Adapted from a book by Sui Sin Far (Edith Maude Eaton) (1909)

In this excerpt from an autobiographical essay, the author describes her experiences as growing up in Victorian England.

When I look back over the years I see myself, a little child of scarcely four years of age, walking in front of my nurse, in a green English lane, and listening to her tell another of her kind that my mother is Chinese. “Oh Lord!” exclaims the informed. She turns around and scans me curiously from head to foot. Then the two women whisper together. Though the word “Chinese” conveys very little meaning to my mind, I feel that they are talking about my father and mother and my heart swells with indignation. When we reach home I rush to my mother and try to tell her what I have heard. I am a young child. I fail to make myself intelligible. My mother does not understand, and when the nurse declares to her, “Little Miss Sui is a story-teller,” my mother slaps me. 

Many a long year has passed over my head since that day—the day on which I first learned I was something different and apart from other children, but though my mother has forgotten it, I have not. I see myself again, a few years older. I am playing with another child in a garden. A girl passes by outside the gate. “Mamie,” she cries to my companion. “I wouldn’t speak to Sui if I were you. Her mamma is Chinese.”

“I don’t care,” answers the little one beside me. And then to me, “Even if your mamma is Chinese, I like you better than I like Annie.”

“But I don’t like you,” I answer, turning my back on her. It is my first conscious lie.

I am at a children’s party, given by the wife of an Indian officer whose children were schoolfellows of mine. I am only six years of age, but have attended a private school for over a year, and have already learned that China is a heathen country, being civilized by England. However, for the time being, I am a merry romping child. There are quite a number of grown people present. One, a white-haired old man, has his attention called to me by the hostess. He adjusts his eyeglasses and surveys me critically. “Ah, indeed!” he exclaims. “Who would have thought it at first glance? Yet now I see the difference between her and other children. What a peculiar coloring! Her mother’s eyes and hair and her father’s features, I presume. Very interesting little creature!”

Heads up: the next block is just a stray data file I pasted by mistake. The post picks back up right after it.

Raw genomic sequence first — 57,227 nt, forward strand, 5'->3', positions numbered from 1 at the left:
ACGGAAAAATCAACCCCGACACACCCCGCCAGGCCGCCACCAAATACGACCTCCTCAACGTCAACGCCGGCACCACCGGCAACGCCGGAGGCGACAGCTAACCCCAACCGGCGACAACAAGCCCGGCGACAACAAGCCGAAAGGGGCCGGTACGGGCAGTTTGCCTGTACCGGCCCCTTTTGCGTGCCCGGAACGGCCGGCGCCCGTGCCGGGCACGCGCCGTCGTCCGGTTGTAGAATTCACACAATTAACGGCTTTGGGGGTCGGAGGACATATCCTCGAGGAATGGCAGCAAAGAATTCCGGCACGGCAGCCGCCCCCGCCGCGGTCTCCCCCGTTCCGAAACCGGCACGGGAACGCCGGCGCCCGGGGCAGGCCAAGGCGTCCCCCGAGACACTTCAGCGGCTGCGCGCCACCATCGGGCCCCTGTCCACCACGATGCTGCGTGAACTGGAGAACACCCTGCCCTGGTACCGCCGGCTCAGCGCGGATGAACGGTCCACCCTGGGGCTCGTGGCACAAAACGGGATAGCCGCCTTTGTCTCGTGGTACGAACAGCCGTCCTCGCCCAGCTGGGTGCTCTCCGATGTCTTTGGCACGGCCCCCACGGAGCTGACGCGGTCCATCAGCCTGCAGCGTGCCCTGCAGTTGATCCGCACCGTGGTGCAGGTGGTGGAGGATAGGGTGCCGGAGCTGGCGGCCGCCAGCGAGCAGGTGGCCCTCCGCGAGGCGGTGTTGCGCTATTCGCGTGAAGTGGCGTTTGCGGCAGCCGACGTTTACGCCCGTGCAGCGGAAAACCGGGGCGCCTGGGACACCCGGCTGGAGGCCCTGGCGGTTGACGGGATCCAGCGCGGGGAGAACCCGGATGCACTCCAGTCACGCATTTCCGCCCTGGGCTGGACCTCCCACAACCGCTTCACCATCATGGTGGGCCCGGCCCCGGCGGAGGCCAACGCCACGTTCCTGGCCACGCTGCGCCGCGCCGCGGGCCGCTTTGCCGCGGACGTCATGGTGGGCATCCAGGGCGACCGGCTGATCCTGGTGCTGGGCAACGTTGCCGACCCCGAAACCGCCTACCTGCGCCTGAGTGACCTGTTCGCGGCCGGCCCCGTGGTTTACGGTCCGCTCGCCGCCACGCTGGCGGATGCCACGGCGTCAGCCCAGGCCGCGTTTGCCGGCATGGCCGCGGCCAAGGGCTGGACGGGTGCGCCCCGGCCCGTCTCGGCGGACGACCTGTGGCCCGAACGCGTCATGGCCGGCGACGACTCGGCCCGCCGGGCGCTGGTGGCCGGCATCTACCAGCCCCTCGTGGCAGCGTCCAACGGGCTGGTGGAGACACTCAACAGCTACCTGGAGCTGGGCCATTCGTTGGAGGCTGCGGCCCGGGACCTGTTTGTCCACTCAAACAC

I had been called from play for the purpose of inspection. I do not return to it. For the rest of the evening I hide myself behind a hall door and refuse to show myself until it is time to go home.

The main purpose of this passage is to illustrate __________.

Possible Answers:

the growth of a writer

multiethnic tensions in the British Empire

the development of cultural awareness

the emotional effects of prejudice

the tactlessness of children

Correct answer:

the emotional effects of prejudice

Explanation:

The passage only briefly touches upon the British Empire, it does not discuss Sui's later career as a writer, and adults are just as tactless towards Sui as children. The passage does show the development of Sui's awareness; however, by the end of the passage, she still doesn't appear to have a strong understanding of English or of Chinese culture. She does gain an awareness that because she is of mixed ethnicity, she is "different and apart from other children," and she is clearly made unhappy by the way others treat her.